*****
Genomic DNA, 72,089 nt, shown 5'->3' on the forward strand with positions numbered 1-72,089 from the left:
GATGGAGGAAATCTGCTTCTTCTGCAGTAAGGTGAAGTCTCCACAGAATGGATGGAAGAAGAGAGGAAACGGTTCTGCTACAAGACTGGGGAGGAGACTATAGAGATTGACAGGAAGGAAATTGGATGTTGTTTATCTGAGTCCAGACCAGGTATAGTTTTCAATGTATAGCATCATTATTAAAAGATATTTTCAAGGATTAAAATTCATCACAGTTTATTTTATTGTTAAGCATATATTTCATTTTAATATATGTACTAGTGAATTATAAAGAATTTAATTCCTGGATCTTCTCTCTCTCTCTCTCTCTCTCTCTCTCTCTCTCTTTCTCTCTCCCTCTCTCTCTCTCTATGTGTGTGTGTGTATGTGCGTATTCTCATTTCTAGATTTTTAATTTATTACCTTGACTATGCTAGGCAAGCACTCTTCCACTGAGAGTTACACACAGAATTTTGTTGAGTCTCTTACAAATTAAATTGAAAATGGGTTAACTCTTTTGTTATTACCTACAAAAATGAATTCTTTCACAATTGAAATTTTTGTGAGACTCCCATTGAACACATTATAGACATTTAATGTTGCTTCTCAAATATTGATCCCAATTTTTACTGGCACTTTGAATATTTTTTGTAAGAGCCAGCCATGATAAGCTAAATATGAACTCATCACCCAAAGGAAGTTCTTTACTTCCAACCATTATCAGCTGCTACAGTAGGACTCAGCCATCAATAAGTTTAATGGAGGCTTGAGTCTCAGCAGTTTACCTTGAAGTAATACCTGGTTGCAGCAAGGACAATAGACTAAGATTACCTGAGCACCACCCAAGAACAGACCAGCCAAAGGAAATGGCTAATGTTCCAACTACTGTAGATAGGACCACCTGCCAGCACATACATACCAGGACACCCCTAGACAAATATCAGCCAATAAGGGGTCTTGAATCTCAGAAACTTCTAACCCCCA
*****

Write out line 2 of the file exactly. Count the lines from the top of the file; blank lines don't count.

GATGGAGGAAATCTGCTTCTTCTGCAGTAAGGTGAAGTCTCCACAGAATGGATGGAAGAAGAGAGGAAACGGTTCTGCTACAAGACTGGGGAGGAGACTATAGAGATTGACAGGAAGGAAATTGGATGTTGTTTATCTGAGTCCAGACCAGGTATAGTTTTCAATGTATAGCATCATTATTAAAAGATATTTTCAAGGATTAAAATTCATCACAGTTTATTTTATTGTTAAGCATATATTTCATTTTAATATATGTACTAGTGAATTATAAAGAATTTAATTCCTGGATCTTCTCTCTCTCTCTCTCTCTCTCTCTCTCTCTCTCTTTCTCTCTCCCTCTCTCTCTCTCTATGTGTGTGTGTGTATGTGCGTATTCTCATTTCTAGATTTTTAATTTATTACCTTGACTATGCTAGGCAAGCACTCTTCCACTGAGAGTTACACACAGAATTTTGTTGAGTCTCTTACAAATTAAATTGAAAATGGGTTAACTCTTTTGTTATTACCTACAAAAATGAATTCTTTCACAATTGAAATTTTTGTGAGACTCCCATTGAACACATTATAGACATTTAATGTTGCTTCTCAAATATTGATCCCAATTTTTACTGGCACTTTGAATATTTTTTGTAAGAGCCAGCCATGATAAGCTAAATATGAACTCATCACCCAAAGGAAGTTCTTTACTTCCAACCATTATCAGCTGCTACAGTAGGACTCAGCCATCAATAAGTTTAATGGAGGCTTGAGTCTCAGCAGTTTACCTTGAAGTAATACCTGGTTGCAGCAAGGACAATAGACTAAGATTACCTGAGCACCACCCAAGAACAGACCAGCCAAAGGAAATGGCTAATGTTCCAACTACTGTAGATAGGACCACCTGCCAGCACATACATACCAGGACACCCCTAGACAAATATCAGCCAATAAGGGGTCTTGAATCTCAGAAACTTCTAACCCCCA